Entire books discuss the difference between professional and liberal arts education systems. However, I will attempt to summarize the distinctiveness of Liberal Arts in two bullet points.
First, the Liberal Arts model typically offers majors that have been taught for centuries. In this way, liberal arts universities have faculties such as mathematics, history, biology, and philosophy. Conversely, they typically do not offer Bachelor's degrees in business, engineering, or accounting. Yes, Yale, Harvard, and even Stanford do not offer undergraduate business majors.
Top American universities identify some fields as foundational to others. For example, mathematics underlies many professional subjects such as engineering, accounting, and business. Selective universities implicitly assume that a mathematics degree would open doors to pursue narrower fields during graduate studies or through professional student clubs and internships.
Another benefit of studying foundational fields is that they enable vast knowledge generated throughout most of human history. Plato established his philosophy academy about 2400 years ago, whereas Wharton reportedly established the world's first business degree in the 19th century. Classical subjects have naturally produced more breadth and depth of ideas to cover during a four-year program.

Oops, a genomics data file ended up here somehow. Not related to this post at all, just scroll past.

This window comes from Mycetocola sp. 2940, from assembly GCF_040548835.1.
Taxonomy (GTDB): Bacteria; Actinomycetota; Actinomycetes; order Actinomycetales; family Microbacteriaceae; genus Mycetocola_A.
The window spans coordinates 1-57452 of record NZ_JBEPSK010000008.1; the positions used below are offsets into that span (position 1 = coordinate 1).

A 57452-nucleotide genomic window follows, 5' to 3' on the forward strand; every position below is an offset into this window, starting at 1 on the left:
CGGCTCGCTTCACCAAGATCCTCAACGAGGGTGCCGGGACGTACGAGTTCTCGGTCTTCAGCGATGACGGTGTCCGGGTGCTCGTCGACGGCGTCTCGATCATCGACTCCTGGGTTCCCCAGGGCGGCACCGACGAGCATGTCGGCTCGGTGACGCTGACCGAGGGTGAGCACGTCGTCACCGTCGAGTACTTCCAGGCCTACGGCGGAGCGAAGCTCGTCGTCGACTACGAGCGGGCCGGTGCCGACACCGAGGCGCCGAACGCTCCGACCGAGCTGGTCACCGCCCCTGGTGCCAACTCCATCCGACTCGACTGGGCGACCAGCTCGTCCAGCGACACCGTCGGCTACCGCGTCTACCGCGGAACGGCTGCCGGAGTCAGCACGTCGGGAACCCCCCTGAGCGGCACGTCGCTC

Increasingly, Liberal Arts programs add professional majors such as computational sciences or engineering. But these subjects are often taught through the larger objective of pursuing foundational fields such as mathematics, so they do not provide much practical exposure.
Second, the Liberal Arts will allow you to take different subjects, often unrelated to your university major. On the one hand, this allows students to explore various fields before they settle on a particular faculty. It is not uncommon when liberal arts students to change their majors in college. Sometimes, they switch between subjects as different as biology and global affairs.
On the other hand, learning different subjects gives a multidisciplinary advantage to liberal arts students. Though rightfully a very contentious person recently, Mark Zuckerberg greatly benefited from taking psychology classes at Harvard. The intersection of his knowledge in technology and psychology was critical in helping him build Facebook in a way that retains users' attention.
You may also want to read Jonah Lehrer's brilliant article (https://www.newyorker.com/news/news-desk/steve-jobs-technology-alone-is-not-enough) in New Yorker, titled “Steve Jobs: Technology Alone Is Not Enough." In it, the author describes how Steve Jobs' liberal arts education at Reed College impacted his career and views on technology.
It is a daunting task to condense the complexity of liberal arts in a blog post. Hopefully, at the very least, you feel compelled to further read into and explore the Liberal Arts model.